It could be a red flag as history implies potential market underperformance

A little known share class called conversion, or ‘C’, shares recently had a moment in the sun when music rights investor Hipgnosis Songs Fund (SONG) issued them as a way to raise new cash.

The investment trust, newly promoted to the FTSE 250, raised £231m in a C share issue so it could buy more song catalogues.

It became the latest of in a number of trusts, usually those investing in alternative asset classes other than shares or bonds, to issue C shares as a way of raising money.

C shares aren’t always good news as we discuss later. First, it’s worth understanding how they work.


Investment trusts have a fixed number of shares in issue and are known as closed-ended funds. When someone wants to invest, they buy the shares from another investor – unlike open-ended funds which issue new units to investors, or redeems them if someone wants to get out.

The closed-ended funds structure doesn’t stop investment trusts from getting additional money to invest. They simply need to get permission from shareholders to issue new stock, sometimes done via C shares.

The proceeds from issuing C shares are typically held in a separate pool on a temporary basis, with the money invested in whatever assets the investment manager is targeting, e.g. a renewable energy trust buying solar or wind farms.


According to the Association of Investment Companies (AIC), the advantage of C shares is that existing shareholders don’t have to partake in the C share offer if they don’t want to, they don’t bear any of the issue costs, and they don’t have their returns affected while they wait for the proceeds of the C share offer to be invested.

This is because they avoid a cash drag. Often it takes time for the managers to deploy the new money, and during that period all that cash sitting in the portfolio wont generate decent returns, hence the term ‘cash drag’.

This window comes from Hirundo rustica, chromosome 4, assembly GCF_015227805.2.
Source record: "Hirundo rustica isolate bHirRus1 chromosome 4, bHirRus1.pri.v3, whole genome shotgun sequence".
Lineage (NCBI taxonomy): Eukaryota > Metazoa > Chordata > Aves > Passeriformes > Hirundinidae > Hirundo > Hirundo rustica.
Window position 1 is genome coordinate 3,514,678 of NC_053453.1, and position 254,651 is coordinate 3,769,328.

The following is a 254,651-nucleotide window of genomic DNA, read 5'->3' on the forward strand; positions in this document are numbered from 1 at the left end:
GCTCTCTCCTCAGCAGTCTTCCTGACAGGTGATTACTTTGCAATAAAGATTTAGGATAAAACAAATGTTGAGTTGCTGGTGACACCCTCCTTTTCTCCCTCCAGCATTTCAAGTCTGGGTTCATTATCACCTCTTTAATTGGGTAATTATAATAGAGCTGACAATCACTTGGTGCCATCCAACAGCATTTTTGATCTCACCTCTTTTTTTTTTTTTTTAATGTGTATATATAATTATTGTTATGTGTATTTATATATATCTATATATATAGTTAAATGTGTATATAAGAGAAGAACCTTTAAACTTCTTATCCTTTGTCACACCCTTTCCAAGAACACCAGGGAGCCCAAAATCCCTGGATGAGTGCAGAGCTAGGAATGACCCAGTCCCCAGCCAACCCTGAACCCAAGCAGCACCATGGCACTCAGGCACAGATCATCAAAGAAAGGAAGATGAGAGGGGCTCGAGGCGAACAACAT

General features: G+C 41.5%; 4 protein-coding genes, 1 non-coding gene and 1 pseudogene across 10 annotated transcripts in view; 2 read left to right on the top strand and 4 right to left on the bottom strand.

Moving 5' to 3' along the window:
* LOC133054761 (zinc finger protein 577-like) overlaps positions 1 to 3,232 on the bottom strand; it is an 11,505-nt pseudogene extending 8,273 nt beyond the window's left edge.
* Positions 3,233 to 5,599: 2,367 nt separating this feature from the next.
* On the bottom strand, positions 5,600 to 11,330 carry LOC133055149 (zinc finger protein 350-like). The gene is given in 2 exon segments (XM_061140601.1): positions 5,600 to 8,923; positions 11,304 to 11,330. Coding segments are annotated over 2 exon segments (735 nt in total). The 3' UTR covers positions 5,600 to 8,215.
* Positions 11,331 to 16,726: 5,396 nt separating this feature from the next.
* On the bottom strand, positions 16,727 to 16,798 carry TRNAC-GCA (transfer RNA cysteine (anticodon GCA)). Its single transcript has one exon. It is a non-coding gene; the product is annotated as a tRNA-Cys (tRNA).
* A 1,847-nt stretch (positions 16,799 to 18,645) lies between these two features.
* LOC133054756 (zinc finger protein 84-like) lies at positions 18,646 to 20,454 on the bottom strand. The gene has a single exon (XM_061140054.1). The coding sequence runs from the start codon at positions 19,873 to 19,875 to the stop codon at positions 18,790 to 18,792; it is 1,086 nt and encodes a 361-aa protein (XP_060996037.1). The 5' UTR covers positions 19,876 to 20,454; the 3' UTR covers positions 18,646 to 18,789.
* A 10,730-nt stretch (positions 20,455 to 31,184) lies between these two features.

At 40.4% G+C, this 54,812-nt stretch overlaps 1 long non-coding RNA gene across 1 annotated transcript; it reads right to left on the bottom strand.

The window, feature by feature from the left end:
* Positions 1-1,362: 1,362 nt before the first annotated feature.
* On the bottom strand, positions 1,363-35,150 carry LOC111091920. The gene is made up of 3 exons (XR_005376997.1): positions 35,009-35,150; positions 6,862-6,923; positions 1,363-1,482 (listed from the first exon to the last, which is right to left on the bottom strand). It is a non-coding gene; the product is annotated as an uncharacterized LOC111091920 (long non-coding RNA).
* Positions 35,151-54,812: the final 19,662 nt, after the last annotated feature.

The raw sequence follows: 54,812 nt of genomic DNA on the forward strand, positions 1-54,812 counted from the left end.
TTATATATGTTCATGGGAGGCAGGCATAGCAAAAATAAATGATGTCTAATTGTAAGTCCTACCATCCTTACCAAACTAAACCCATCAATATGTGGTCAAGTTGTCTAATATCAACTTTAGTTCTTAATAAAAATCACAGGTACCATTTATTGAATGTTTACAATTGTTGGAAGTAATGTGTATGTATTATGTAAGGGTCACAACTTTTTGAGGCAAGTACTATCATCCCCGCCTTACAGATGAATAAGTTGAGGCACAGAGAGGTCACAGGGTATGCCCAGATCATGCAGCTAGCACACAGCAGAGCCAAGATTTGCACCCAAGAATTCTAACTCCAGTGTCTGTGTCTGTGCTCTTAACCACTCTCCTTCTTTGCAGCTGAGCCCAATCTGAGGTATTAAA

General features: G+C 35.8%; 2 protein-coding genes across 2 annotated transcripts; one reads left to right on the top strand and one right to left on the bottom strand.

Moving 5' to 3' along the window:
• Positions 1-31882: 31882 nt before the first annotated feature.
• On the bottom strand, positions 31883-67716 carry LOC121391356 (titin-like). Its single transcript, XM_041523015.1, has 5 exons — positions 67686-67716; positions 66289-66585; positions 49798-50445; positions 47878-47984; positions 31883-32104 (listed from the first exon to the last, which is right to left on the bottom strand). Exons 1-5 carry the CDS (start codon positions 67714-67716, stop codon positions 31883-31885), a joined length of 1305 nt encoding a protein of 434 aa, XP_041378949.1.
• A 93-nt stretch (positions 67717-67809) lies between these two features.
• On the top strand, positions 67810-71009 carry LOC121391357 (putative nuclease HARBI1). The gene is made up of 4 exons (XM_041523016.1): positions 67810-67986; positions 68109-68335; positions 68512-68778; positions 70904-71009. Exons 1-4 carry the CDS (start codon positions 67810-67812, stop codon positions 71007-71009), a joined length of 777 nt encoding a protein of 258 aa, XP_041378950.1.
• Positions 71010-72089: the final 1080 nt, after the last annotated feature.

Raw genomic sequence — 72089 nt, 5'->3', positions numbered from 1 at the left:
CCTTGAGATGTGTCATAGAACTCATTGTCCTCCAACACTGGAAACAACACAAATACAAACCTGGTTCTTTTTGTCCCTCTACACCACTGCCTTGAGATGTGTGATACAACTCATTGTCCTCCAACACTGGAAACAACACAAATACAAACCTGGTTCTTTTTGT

C shares are initially traded separately from the ordinary shares and the cash is invested in a separate portfolio of investments, so there is no cash drag for the former.

The C shares will convert to ordinary shares when either a predetermined level of investment is achieved or on a predetermined date.

When recently announcing its conversion of C shares into ordinary shares, Hipgnosis Songs Fund calculated a conversion ratio at 0.9796 ordinary shares for each C share, meaning shareholders will receive 979 new ordinary shares for every 1,000 C shares held.


While C share portfolios will normally be merged back into the ordinary share portfolio, occasionally this might not happen if the investment manager runs into problems.

This has been the case with SQN Asset Finance (SQN), which has suffered from damaging write-downs on loans to anaerobic digestion plants, and is also chasing around £25m it is owed from US-based solar panel manufacturer Suniva.

About three years ago it raised £134m in a separate pool of money – the C shares – which have no exposure to the troublesome anaerobic digestion investments.

Ordinarily this C share portfolio would’ve long been converted back into the ordinary SQN portfolio. But Stifel analyst Anthony Stern explains: ‘Normally, once a C share fund is fully invested, the C share is converted in ordinary shares based on a ratio based on their value. This did not happen with SQN as some of the major investments in the ordinary share portfolio have run into issues.

‘Given the portfolio of the ordinary shares has a number of significant problems such as anaerobic digestion plants and Suniva, no conversion is expected until these are all resolved and by then more issues could have emerged in either portfolio.’


Though it’s by no means always the case, it’s worth highlighting that quite a few trusts to have issued C shares have run into trouble. Is this just a coincidence or should C shares be a red flag to avoid certain trusts? It’s certainly something to consider.

After all, trusts raising new money essentially have money burning a hole in their pocket, itching to be spent. There is a risk they could chase lower quality investments because they are under pressure to invest the cash, and that could result in inferior returns for investors.

CATCo Reinsurance Opportunities (CAT), which looks for income through a portfolio of global catastrophic reinsurance risk protections, has issued C shares three times in the past decade. Its total return over the past three years is -75.8% for the ordinary shares and -55.2% for the C shares, according to SharePad.

Two other beleaguered trusts, Hadrian’s Wall Secured Investments (HWSL) and P2P Global Investments, now called Pollen Street Secured Lending (PSSL), have also issued C shares and have subsequently delivered poor returns for investors.

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